After months of anticipation, I finally get to go on the Alvin Submersible. Our main assignment is to study the marine life in the hydrothermal vents. Since the hydrothermal vents are located so deep in the ocean, we had no other choice but to use the Alvin submersible. Our current model can travel to depths as low as 14,764 feet while carrying three people, which is plenty for our operation. We are planning to do our plunge in the Pacific Ocean just off the coast of the Galapagos Islands.
The reason we choose the coast off the Galapagos Islands is because of the hydrothermal vents located there. There are some different types of marine life located in this area, and we like to grab some samples. We are now all loaded into the Alvin, and are waiting for the crane to drop us into the ocean.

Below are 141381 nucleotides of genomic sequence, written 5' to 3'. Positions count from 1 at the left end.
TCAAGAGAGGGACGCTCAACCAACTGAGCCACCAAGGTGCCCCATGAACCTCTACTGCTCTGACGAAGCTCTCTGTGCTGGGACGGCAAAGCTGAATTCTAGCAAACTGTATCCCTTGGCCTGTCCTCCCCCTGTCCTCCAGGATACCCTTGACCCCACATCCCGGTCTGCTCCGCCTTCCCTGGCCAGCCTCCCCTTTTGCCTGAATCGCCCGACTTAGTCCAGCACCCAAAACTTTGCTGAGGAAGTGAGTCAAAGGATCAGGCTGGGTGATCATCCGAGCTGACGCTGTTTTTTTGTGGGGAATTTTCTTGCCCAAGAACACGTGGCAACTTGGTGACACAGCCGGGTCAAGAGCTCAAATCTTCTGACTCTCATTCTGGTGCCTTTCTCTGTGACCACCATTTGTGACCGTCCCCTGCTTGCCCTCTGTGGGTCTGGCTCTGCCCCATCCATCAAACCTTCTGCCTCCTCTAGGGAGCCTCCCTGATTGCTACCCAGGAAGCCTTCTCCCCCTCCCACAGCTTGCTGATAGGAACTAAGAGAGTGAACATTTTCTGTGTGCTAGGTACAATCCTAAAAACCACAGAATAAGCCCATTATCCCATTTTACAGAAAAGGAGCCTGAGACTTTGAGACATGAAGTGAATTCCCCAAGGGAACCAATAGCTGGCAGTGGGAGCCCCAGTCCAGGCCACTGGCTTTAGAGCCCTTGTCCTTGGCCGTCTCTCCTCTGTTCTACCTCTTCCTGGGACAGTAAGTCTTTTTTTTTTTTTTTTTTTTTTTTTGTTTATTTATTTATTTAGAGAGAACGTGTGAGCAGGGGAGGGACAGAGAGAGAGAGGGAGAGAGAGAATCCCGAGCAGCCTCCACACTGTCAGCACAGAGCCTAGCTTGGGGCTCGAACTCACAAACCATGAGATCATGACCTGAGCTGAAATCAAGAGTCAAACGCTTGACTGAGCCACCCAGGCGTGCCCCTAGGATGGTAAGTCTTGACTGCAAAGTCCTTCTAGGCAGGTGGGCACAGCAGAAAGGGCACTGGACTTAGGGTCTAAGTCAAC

Starting our journey down towards the hydrothermal vents, we find our self in the epipelagic zone first.
This is the zone where most of the visible light exists since it is at the top of the zones, up to about 200 meters. The life forms we find in this zone are common to use photosynthesis, since light is abundant in this zone. I noticed that the fishes seen in this zone are very diverse, I am seeing thousands of different species of mostly small fish, however there are some sharks and whales also in this zone. As we plunge deeper we gain closer and closer towards the mesopelagic zone.
The mesopelagic zone is between 200 and 1000 meters deep. This is the zone that my crewmates and I call the twilight zone, due to its low light. We begin to see the twinkling lights of bioluminescent creatures, due to their photophores.